Selfies for developing identity: the influence of social media self-presentation and mindfulness

Social media has become a big part of our lives. Not a day goes by for most of us where we haven’t checked Facebook, Instagram, … Read more

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Return of the comet: 96P spotted by ESA, NASA satellites

Sun-gazing missions SOHO and STEREO watched the return of comet 96P/Machholz when it entered their fields of view between Oct. 25-30. It is extremely rare for comets to be seen simultaneously from two different locations in space, and these are the most comprehensive parallel observations ever taken of this comet.

To Impact Globally, Think Locally

As I leave CityLab Paris, I take with me a week full of new ideas. The conference, hosted by The Atlantic, The Aspen Institute, and Bloomberg Philanthropies, brought together mayors, urban experts and business leaders from around the world. My time there revealed the importance of our partnerships, and our ability to collaboratively drive solutions to combat cities’ biggest challenges.

I saw a few unifying themes that can add to The Nature Conservancy’s ongoing work in the cities space:

Mayors agree that they can and will make a difference when it comes to climate action. They argue that most of the decisions around transportation and energy are either made or implemented at the local level.

Cities work at the right scale: the human scale. I heard, more than once, an emphasis on the idea that cities are ideally suited to communicate practically to folks about complicated issues like climate. Mayors this week were quick to point out that if we are asking citizens for support for these initiatives they need to make sense. TNC has experience in this arena with our ballot initiatives; framing the solutions so people can get behind them with a vote or other form of support is essential. And it was easy to see how people can see themselves in these calls to action:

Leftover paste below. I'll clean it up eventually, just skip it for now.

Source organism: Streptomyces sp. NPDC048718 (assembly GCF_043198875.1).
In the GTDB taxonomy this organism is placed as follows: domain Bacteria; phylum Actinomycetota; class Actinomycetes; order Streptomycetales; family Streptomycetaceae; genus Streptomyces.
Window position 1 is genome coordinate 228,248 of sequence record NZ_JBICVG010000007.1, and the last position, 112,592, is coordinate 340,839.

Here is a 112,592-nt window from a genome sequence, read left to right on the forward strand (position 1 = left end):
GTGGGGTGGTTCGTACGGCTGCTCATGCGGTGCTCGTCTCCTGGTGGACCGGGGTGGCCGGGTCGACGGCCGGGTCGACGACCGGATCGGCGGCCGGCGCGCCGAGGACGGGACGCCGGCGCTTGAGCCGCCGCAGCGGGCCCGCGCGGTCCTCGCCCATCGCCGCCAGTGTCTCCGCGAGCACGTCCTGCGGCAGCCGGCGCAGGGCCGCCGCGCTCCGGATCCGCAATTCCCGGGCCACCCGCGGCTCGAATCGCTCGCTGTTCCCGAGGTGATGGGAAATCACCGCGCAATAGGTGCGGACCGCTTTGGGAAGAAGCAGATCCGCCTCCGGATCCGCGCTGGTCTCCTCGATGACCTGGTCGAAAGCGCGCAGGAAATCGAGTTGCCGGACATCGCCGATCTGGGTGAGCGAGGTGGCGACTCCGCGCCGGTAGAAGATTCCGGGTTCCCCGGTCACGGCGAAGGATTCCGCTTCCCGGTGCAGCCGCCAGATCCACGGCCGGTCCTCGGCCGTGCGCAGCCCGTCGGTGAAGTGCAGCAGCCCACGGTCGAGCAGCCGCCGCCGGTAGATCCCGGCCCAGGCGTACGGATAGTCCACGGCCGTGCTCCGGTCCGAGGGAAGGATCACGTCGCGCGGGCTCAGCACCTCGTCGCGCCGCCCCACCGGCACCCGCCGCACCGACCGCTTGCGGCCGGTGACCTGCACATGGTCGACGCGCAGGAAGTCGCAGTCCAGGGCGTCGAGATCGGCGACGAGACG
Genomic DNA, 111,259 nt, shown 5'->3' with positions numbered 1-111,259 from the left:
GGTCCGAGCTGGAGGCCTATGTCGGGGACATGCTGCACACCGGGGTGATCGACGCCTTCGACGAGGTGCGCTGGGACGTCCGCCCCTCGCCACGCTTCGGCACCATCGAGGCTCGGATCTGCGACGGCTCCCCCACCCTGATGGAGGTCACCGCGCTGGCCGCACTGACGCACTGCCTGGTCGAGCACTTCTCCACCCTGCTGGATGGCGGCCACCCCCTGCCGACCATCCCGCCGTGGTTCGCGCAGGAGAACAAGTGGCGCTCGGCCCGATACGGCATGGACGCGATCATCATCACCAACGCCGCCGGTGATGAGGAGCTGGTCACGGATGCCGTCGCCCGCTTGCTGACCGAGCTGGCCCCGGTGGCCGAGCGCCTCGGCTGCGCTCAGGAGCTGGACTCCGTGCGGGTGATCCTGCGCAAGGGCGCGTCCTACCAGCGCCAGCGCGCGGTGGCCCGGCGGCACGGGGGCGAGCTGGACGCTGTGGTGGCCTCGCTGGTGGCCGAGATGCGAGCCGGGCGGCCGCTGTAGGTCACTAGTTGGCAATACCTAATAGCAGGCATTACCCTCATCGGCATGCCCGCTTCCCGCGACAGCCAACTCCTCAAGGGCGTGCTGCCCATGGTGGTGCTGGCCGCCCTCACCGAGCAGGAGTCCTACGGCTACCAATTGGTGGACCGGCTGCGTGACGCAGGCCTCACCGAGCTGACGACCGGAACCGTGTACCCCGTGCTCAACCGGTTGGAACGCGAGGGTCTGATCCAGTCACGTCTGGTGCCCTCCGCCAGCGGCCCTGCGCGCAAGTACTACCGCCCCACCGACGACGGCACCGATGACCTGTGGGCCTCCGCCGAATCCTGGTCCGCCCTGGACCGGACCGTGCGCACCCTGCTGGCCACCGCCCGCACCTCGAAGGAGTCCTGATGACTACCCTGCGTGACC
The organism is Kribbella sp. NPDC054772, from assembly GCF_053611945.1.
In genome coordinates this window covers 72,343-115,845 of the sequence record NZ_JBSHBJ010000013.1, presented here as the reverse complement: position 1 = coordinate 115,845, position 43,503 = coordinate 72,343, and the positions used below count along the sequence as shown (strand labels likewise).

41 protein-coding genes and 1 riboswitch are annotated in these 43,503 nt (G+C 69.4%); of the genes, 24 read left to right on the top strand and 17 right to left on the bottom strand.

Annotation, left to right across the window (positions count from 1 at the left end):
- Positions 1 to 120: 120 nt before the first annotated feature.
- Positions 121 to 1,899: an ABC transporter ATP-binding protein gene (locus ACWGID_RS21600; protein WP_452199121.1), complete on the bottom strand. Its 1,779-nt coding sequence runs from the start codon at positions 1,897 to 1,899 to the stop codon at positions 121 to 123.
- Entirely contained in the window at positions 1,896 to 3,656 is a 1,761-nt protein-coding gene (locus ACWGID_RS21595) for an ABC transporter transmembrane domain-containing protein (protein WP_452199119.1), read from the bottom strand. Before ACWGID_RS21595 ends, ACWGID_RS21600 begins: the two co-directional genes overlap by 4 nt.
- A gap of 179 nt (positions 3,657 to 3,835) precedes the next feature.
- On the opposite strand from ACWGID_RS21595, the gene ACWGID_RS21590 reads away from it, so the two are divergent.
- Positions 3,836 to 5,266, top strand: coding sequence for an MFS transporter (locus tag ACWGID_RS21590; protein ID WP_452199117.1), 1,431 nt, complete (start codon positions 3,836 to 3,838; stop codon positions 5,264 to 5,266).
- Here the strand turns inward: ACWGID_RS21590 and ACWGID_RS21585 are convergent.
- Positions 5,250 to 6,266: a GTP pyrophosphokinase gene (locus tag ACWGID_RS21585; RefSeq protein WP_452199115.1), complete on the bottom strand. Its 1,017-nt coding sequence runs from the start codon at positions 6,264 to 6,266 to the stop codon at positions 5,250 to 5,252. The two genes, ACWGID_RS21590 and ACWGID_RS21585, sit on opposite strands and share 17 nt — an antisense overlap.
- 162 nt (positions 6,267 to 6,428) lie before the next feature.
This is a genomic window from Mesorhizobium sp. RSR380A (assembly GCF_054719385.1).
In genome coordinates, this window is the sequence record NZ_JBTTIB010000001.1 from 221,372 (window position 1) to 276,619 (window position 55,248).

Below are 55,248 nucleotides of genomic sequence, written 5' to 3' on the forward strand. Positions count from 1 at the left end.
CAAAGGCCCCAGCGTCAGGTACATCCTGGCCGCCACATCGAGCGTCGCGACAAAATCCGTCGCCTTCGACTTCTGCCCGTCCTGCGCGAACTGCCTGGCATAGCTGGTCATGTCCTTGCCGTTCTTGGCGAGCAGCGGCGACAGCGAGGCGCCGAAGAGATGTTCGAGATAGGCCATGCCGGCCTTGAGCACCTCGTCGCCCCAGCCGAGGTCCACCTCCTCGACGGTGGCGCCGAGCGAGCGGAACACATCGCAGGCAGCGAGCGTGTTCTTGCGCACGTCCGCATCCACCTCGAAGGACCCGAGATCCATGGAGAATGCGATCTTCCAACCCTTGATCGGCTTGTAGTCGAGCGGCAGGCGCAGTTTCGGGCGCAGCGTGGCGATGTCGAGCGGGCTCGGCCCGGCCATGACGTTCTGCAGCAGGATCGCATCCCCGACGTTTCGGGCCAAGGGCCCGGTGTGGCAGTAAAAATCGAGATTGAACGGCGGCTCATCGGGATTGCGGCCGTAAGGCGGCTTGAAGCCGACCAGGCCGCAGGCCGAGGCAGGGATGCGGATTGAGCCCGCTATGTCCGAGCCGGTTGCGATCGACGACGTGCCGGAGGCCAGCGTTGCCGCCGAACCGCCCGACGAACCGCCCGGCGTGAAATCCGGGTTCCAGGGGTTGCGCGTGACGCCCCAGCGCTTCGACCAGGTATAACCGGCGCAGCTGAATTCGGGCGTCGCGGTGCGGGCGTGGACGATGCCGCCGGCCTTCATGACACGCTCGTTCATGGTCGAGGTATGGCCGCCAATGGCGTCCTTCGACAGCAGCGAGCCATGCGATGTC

• Chicago commits to public buildings using 100 percent renewable energy.
  • Paris is working towards a post-car city; diesel cars will be banned from city streets by 2025.
  • LA will have zero emission buses by 2030.
  • Vancouver wants to be the greenest city by 2020.
  • Barcelona signed onto a Healthy Streets Declaration that emphasizes walking, cycling and public life in streets.
  • Tokyo has a program to become a zero-emission city.

Empower Everyone. These Mayors see that solving climate change is equivalent to making cities more affordable, more livable and more inclusive. As there should be, there was a lot of discussion about the disproportionate effects that climate change has on underserved and minority populations, and mayors were interested in hearing how TNC is working in this space. Our Whole Measures for Urban Conservation framework, developed in partnership with the Center for Whole Communities, is an example of how we can think about achieving conservation and equity in our solutions.

I think, at the end of this energizing, inspiring week in Paris, I left knowing that this is how we will succeed on a global scale: framing solutions collaboratively in a way that inspires people to take action city by city, neighborhood by neighborhood, family by family, person by person we’ll get there.

Laura Huffman is the state director for Texas and founding director for the North American Cities Program for The Nature Conservancy.

Preparing for NaNoWriMo: Your Guide to Outlining Success